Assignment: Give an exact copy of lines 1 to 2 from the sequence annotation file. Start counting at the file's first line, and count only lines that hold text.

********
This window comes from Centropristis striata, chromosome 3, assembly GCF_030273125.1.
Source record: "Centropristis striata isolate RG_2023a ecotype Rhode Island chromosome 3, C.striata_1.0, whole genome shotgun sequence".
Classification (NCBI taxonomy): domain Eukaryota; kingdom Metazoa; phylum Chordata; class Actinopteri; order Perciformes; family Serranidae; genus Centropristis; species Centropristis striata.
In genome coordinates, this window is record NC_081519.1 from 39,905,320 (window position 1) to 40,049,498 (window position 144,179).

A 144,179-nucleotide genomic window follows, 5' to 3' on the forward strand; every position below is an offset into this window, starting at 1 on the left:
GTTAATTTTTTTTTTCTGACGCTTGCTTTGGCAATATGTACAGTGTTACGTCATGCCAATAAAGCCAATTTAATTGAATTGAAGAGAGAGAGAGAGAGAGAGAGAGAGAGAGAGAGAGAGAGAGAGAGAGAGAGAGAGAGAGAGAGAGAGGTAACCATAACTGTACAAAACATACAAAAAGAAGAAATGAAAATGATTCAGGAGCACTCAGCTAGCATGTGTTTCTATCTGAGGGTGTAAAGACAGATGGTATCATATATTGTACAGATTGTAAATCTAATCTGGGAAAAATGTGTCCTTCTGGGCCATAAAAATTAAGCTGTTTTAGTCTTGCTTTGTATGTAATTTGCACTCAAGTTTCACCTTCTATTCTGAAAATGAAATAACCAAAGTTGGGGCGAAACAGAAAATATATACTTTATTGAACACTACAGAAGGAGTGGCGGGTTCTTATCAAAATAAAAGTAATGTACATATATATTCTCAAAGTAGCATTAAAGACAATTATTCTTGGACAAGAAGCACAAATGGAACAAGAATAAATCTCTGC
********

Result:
This window comes from Centropristis striata, chromosome 3, assembly GCF_030273125.1.
Source record: "Centropristis striata isolate RG_2023a ecotype Rhode Island chromosome 3, C.striata_1.0, whole genome shotgun sequence".